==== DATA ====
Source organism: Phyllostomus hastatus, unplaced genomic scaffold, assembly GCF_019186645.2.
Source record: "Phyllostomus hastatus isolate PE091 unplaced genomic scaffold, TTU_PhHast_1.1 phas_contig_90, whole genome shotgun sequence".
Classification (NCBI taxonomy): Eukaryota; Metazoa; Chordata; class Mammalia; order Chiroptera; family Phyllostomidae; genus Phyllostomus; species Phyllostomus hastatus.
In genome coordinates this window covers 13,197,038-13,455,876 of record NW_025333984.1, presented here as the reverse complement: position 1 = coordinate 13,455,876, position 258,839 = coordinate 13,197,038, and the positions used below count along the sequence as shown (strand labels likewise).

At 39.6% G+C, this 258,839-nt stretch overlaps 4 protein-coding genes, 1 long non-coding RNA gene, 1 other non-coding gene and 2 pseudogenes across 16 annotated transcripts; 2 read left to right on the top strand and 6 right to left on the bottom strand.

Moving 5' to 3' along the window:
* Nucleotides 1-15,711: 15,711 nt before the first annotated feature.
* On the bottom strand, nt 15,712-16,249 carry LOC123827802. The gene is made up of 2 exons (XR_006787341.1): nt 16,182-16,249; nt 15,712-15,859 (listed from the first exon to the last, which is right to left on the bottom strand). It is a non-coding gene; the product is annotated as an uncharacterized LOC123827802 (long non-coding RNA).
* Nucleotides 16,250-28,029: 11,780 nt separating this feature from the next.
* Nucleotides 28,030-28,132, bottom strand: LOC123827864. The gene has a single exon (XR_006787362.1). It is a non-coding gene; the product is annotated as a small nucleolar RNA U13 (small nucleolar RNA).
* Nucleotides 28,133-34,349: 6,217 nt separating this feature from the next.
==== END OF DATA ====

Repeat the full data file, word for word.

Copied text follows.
Source organism: Phyllostomus hastatus, unplaced genomic scaffold, assembly GCF_019186645.2.
Source record: "Phyllostomus hastatus isolate PE091 unplaced genomic scaffold, TTU_PhHast_1.1 phas_contig_90, whole genome shotgun sequence".
Classification (NCBI taxonomy): Eukaryota; Metazoa; Chordata; class Mammalia; order Chiroptera; family Phyllostomidae; genus Phyllostomus; species Phyllostomus hastatus.
In genome coordinates this window covers 13,197,038-13,455,876 of record NW_025333984.1, presented here as the reverse complement: position 1 = coordinate 13,455,876, position 258,839 = coordinate 13,197,038, and the positions used below count along the sequence as shown (strand labels likewise).

At 39.6% G+C, this 258,839-nt stretch overlaps 4 protein-coding genes, 1 long non-coding RNA gene, 1 other non-coding gene and 2 pseudogenes across 16 annotated transcripts; 2 read left to right on the top strand and 6 right to left on the bottom strand.

Moving 5' to 3' along the window:
* Nucleotides 1-15,711: 15,711 nt before the first annotated feature.
* On the bottom strand, nt 15,712-16,249 carry LOC123827802. The gene is made up of 2 exons (XR_006787341.1): nt 16,182-16,249; nt 15,712-15,859 (listed from the first exon to the last, which is right to left on the bottom strand). It is a non-coding gene; the product is annotated as an uncharacterized LOC123827802 (long non-coding RNA).
* Nucleotides 16,250-28,029: 11,780 nt separating this feature from the next.
* Nucleotides 28,030-28,132, bottom strand: LOC123827864. The gene has a single exon (XR_006787362.1). It is a non-coding gene; the product is annotated as a small nucleolar RNA U13 (small nucleolar RNA).
* Nucleotides 28,133-34,349: 6,217 nt separating this feature from the next.